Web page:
Experiment: Does Intel’s Turbo Boost Trump Overclocking?

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dtemple

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I second that, PhantomTrooper. I'm on a slightly lower end spec PC than you're using (Athlon 7750 with Radeon HD4830) and with it hooked up to my 1366x768 TV through VGA, everything I play maxes without lag. Mind you, I don't play any titles that are extremely demanding, but I'm playing 2008 and 2009 titles maxed out, on a $60 CPU and an $80 video card.
 

curnel_D

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Great article. On another note, the useless Mass Effect 2 ad blaring it's stupid music in my ears at every new page is really starting to piss me off.
 

cangelini

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Yeah, you guys are going to get a kick out of the upcoming Clarksdale story. It's amazing how badly a Core 2 Duo E8500 gets killed by a Phenom II X4 or Core 2 Quad in some of these more optimized titles.

Curnel--sorry about the ad. I also find it pretty annoying to play automatically every time I open a page for proofing. I'll ask about it.
 

HansVonOhain

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[citation][nom]Curnel_D[/nom]Great article. On another note, the useless Mass Effect 2 ad blaring it's stupid music in my ears at every new page is really starting to piss me off.[/citation]

Thanks Chris for your courtesy.
 

descendency

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[citation][nom]Curnel_D[/nom]Great article. On another note, the useless Mass Effect 2 ad blaring it's stupid music in my ears at every new page is really starting to piss me off.[/citation]
I know it's not a viable solution for all, but I never have my sound on... so I didn't even notice the advert (other than seeing it.)
 

gilbertfh

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I have been building computers for myself family and friends for years and I remember some of the different ways utilized to speed up your computer (including the turbo button on your computer). This method seems like a viable way to speed up computers of those of us that don't really want to overclock.

On a side note: Woot!!! I just saw the Mass Effect 2 ad has been removed. It did have the option to mute it but it was removed fast enough I didn't have a chance to check to ensure it saved to all pages. Thanks Tom's.
 

wuzy

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It was quite obviously already the only useful purpose for Turbo Boost is if the chip ran @stock. With it enabled it hinders scaling potential greatly. What I found most useful in this article is it provided more data on which programs benefited from the 'new & improved' Hyper-Threading.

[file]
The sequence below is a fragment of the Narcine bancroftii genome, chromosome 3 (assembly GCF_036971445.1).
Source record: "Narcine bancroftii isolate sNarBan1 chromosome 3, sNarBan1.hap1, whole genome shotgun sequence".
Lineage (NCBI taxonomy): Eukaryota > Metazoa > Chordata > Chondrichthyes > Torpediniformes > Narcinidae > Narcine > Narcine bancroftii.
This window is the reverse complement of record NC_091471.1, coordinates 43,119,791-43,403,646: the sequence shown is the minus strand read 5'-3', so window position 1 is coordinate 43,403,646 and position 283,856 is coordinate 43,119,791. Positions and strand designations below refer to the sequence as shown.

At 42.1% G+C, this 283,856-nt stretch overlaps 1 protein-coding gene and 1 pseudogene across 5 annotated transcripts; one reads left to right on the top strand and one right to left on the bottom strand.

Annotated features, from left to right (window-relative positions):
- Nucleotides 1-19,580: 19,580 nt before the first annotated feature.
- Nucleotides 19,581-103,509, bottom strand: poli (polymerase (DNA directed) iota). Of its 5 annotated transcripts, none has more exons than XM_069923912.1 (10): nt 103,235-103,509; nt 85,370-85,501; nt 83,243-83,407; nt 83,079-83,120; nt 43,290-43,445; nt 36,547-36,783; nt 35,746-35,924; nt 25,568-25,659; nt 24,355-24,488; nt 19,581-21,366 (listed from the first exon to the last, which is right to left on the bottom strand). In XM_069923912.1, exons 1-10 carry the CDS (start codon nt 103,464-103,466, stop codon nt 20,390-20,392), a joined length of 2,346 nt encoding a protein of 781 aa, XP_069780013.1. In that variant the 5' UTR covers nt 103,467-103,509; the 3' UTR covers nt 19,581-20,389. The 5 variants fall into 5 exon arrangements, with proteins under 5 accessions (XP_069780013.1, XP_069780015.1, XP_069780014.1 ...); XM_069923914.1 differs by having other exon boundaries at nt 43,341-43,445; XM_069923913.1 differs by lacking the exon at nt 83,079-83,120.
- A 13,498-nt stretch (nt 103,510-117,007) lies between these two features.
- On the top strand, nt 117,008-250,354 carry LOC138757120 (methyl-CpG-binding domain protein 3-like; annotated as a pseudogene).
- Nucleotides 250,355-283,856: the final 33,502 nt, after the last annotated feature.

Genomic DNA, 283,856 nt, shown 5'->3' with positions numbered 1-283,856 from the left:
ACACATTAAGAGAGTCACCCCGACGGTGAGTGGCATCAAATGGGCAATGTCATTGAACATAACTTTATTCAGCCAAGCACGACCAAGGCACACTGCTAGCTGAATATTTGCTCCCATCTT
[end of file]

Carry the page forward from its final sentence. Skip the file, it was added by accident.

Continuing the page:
cannon_foddermn

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Interesting article. What I don't understand is every time a pc website, magazine article, or review refers to the difference in system cost for value consumers vs. high end or performance consumers.

There is a considerable price overlap for the low to high range for a 1156 i5/i7 system and the low to high range for a 1366 i7 system.

The system assembled for the testing of the value oriented consumer system in this article with out OS is $1700+ at Newegg! Of course, as Chris Angelini points out in the article, the non chipset specific components (GPU, PSU, SSD and heat sync) were chosen to remove potential bottlenecks to facilitate a reliable review.

If you add up the current Newegg cost Intel Core i7-860, Intel DP55KG, and CORSAIR DOMINATOR 4GB DDR31600 (PC3 12800) alone it is $653.97 while the Intel Core i7-920, "Tom’s Hardware 2009 Recommended Buy" ASRock X58 Extreme LGA 1366, and CORSAIR DOMINATOR 6GB DDR3 1600 (PC3 12800) total $683.97. The performance gains, better feature set (triple channel memory/3 x PCI Express 2.0 x16 slots) and future upgrade options (SLI and Crossfire support) of the X58/1336 based system are well worth the extra $30! These prices are not even shopping around for deals on the components, since Microcenter has had the i7 920 for $199.00 since launch and you can save $88.00 and add the saving back into a better GPU or mobo or save the extra money for a real value.